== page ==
Barely 100 days after the PRD, led by Andres Manuel Lopez Obrador, narrowly lost the federal election, the left-leaning party fell well short of victory in last Sunday's gubernatorial race in Tabasco, Lopez Obrador's home state. In a swift reversal of fortune, PRD support dropped by 34 percent, or 165,000 votes, despite the best efforts of Lopez Obrador, who campaigned recently in the small, but oil-rich state.
Lopez Obrador, who lost a scandalous 1994 gubernatorial race in Tabasco, is receiving much of the blame as critics, both in the PRD and outside of the party, castigate his post-election protesting and assailing of Mexico's electoral institutions. Analysts are largely accusing Lopez Obrador of inadvertently tarnishing his party's image - Tabasco being the first example of that - and putting his own interests ahead of the PRD's in an effort to prove fraud in the federal race.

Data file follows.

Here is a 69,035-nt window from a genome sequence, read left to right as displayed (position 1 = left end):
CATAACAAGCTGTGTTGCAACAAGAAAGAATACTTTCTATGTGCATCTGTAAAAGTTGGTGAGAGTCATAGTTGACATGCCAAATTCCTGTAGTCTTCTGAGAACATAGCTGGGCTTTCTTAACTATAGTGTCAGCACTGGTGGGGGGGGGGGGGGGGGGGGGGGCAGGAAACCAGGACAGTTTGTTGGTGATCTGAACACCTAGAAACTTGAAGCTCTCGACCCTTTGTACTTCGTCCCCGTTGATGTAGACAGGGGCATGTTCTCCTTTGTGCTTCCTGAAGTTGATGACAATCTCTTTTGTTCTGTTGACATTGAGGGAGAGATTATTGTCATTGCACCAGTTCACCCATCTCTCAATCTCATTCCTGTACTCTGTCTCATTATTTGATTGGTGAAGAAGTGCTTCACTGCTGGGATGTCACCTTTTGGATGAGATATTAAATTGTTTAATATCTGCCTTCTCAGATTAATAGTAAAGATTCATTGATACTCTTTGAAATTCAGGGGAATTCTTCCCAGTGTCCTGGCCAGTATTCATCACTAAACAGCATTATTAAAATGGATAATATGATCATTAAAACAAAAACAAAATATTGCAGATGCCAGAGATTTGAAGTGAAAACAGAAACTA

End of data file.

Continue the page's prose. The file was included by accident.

Sergio Sarmiento somewhat harshly wrote in today's Mural (Guadalajara), "In a short time, Lopez Obrador has revived the viloent image of the PRD as a party that demonizes institutions and uses roadblocks as a weapon of political pressure."
Other were more charitable. An article in The Herald Mexico pointed out the PRD ran an unpopular candidate, who had lost two previous gubernatorial races. (The 2000 election results were annulled, but the PRI won again in a re-vote.)
The PRI, which brought a sordid past in Tabasco politics, won the race, although unseemly allegations of vote-buying and harassment surfaced. While encouraging and a boost for the troubled party, it only proves the PRI can win on the state level and hardly signals a national revival.